Business Digest


March 19, 2004

In The Region

Lockheed Martin breaks ground on N.Y. copter facility

Lockheed Martin Corp., the largest U.S. defense contractor, said yesterday that it began work on a new helicopter complex as part of its bid to build the next fleet for the U.S. president, even before the contract is awarded.

Ground was broken yesterday on the 176,000-square-foot facility in Owego, N.Y., that will include offices, laboratories, parts storage, aircraft maintenance facilities and hangars, Lockheed said.

The winner of the $1.6 billion contract for 23 next-generation Marine One helicopters won't be announced until May, but the Bethesda company said it was necessary for the company to invest its own money in the facility to be able to meet the delivery schedule, if it wins the contract.

TV One headquarters to be in Silver Spring

TV One, the new cable channel targeting African-American adults, said yesterday that it would locate its headquarters in a 16,000-square-foot space on Wayne Avenue in Silver Spring in June.

The cable network now works from temporary offices at the Lanham headquarters of parent Radio One Inc., the country's largest radio company aimed at African-Americans. TV One is a joint venture between Radio One and cable provider Comcast Corp.

TV One will receive a $100,000 conditional grant from the Montgomery County Economic Development Fund and permitting and work force recruitment aid. It also will receive a $75,000 conditional grant from the Maryland Economic Development Assistance Authority Fund and a $75,000 grant from the Maryland Industrial Training Program to assist with employee training.

TV One is committed to bringing 50 new high-paying jobs to the area over the next two years.

MedStar sues to block rival heart program

MedStar Health, which operates seven hospitals in the Baltimore-Washington area, has sued in Howard County Circuit Court to overturn a decision by the Maryland Health Care Commission to allow a new open-heart surgery program at a hospital in Maryland's Washington suburbs.

Columbia-based MedStar filed its lawsuit Monday when the commission's new heart regulations went into effect.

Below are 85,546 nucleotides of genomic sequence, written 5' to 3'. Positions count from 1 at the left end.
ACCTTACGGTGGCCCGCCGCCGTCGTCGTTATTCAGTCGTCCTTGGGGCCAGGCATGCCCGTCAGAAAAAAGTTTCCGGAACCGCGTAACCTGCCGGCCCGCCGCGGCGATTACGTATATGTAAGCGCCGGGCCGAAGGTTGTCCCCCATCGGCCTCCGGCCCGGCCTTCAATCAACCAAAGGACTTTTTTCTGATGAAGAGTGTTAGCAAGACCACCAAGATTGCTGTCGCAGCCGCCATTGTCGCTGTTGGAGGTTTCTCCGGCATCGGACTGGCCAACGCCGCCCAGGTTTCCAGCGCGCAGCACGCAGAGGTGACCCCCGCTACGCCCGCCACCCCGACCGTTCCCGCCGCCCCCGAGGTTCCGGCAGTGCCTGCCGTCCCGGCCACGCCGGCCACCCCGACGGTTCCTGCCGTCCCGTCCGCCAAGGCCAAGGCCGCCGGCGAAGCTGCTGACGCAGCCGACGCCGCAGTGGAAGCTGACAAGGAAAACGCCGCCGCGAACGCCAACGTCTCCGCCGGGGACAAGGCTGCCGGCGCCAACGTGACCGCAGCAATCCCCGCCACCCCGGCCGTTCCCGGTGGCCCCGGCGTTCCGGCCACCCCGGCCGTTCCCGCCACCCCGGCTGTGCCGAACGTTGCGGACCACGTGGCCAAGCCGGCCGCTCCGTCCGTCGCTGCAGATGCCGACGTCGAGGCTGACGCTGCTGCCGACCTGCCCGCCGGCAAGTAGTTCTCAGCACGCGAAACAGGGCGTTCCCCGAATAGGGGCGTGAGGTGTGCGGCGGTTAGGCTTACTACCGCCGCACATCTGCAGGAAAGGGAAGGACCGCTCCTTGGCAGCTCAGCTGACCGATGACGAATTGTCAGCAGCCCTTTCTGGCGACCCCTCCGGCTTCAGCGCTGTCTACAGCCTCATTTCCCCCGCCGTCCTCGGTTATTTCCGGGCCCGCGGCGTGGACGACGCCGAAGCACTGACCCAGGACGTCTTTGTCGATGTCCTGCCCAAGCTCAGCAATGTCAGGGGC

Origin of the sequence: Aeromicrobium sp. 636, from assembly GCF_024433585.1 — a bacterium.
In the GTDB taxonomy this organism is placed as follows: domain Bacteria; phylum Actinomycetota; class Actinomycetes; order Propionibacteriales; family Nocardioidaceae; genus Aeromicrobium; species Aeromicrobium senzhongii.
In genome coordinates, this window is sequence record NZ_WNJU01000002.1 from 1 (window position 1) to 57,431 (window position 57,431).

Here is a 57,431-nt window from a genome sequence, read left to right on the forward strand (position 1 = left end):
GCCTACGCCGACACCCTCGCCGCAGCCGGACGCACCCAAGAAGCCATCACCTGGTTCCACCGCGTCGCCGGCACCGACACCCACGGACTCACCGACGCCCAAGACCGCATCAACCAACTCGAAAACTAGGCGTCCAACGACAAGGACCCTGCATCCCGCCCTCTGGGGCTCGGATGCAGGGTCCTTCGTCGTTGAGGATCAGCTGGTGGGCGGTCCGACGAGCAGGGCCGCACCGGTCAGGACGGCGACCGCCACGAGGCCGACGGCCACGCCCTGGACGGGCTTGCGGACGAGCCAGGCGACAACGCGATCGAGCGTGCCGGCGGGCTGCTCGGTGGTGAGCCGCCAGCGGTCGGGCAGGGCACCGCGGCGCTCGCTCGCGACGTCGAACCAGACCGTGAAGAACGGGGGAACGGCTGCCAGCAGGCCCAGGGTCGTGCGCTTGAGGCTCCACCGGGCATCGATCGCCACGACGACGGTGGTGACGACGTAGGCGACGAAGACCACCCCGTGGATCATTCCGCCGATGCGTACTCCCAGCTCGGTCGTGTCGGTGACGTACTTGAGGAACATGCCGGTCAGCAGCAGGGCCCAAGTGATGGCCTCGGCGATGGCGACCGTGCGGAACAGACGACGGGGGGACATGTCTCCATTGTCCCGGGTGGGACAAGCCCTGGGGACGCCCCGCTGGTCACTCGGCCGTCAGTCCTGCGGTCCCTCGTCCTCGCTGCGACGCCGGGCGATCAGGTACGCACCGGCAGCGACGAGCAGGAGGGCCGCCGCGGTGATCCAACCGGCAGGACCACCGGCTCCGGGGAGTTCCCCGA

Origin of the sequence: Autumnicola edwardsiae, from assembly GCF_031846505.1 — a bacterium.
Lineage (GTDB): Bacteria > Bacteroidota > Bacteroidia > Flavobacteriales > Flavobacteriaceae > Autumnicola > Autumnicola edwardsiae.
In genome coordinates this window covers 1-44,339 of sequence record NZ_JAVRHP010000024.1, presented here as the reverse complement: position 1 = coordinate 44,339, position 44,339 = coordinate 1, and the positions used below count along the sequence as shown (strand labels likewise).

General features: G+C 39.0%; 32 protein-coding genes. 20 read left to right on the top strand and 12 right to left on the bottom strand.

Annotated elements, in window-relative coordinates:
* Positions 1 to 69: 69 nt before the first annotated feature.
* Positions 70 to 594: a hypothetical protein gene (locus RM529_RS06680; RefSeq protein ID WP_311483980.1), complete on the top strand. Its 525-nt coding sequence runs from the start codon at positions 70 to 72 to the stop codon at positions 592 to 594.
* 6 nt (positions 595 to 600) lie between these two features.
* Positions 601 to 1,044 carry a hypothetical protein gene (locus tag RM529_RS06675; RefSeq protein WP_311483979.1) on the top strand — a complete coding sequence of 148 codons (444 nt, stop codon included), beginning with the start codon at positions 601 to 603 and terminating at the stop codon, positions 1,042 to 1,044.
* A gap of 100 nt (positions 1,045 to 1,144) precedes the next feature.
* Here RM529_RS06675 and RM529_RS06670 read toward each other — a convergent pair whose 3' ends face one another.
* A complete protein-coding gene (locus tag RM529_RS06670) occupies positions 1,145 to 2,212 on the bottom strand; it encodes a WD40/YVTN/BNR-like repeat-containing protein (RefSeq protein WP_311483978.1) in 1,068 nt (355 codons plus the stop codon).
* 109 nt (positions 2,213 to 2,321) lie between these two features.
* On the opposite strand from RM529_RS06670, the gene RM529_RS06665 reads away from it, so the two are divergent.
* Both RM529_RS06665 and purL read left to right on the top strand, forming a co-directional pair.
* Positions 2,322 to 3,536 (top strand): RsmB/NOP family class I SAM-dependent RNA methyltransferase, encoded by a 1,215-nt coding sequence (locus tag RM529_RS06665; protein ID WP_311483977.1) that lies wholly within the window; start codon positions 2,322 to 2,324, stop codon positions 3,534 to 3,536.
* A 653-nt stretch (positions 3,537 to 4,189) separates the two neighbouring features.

MedStar, whose Washington Hospital Center has the dominant heart surgery program in the Washington area, filed a similar lawsuit three years ago, and eventually won a Maryland Court of Appeals decision in June blocking the opening of a new program.

Constellation unit to sell power to N.Y. hospitals

Constellation NewEnergy, a subsidiary of Baltimore's Constellation Energy Group Inc., said yesterday that it has reached an agreement to supply electricity to Continuum Health Partners, a consortium of three hospitals and a medical specialty treatment facility in New York City.

Continuum comprises Beth Israel Medical Center, St. Luke's-Roosevelt Hospital Center, Long Island College Hospital and the New York Eye & Ear Infirmary, which have almost 3,100 beds in Manhattan and Brooklyn.

Constellation NewEnergy, which supplies electricity, natural gas and energy-related services to more than 8,000 commercial and industrial customers throughout North America, will provide Continuum with 25 megawatts at peak demand, enough electricity to meet the energy needs of about 25,000 homes.

Hanger Orthopedic forms unit to deal with HMOs

Hanger Orthopedic Group Inc., a Bethesda company that operates more than 600 centers to fit patients with braces and artificial limbs, announced yesterday that it is forming a subsidiary called Linkia to contract with HMOs and other managed care insurers.

Linkia will offer the HMOs easier administration and lower costs, said Michael F. Murphy, who was named to lead Linkia. The new subsidiary will manage care and process claims for the HMOs from its own centers and independent providers who join its network.


House votes, 392-25, to make it easier for banks to expand

Legislation to reduce regulations on banks and credit unions easily won approval yesterday from House members who said the changes could help more Americans get financial services they need.

The House, on a 392-25 vote, passed legislation that would make it easier for banks to open branches in other states and to complete mergers with less paperwork. The measure would make it harder for commercial or retail companies to expand their bank-like industrial loan companies across state lines.

Commercial companies are not allowed to own banks but they can own industrial loan companies, which offer many bank-like services.

Under the legislation passed by the House, only companies that have more than 85 percent of their business in financial services can open branches of their industrial loan company in other states.

Skilling lawyers were paid $23 million to defend him

Attorneys in the criminal case against Enron Corp.'s former chief executive, Jeffrey K. Skilling, reportedly received $23 million for his defense before the government froze the assets of the highest-ranking former company executive indicted so far in the scandal, according to court filings.

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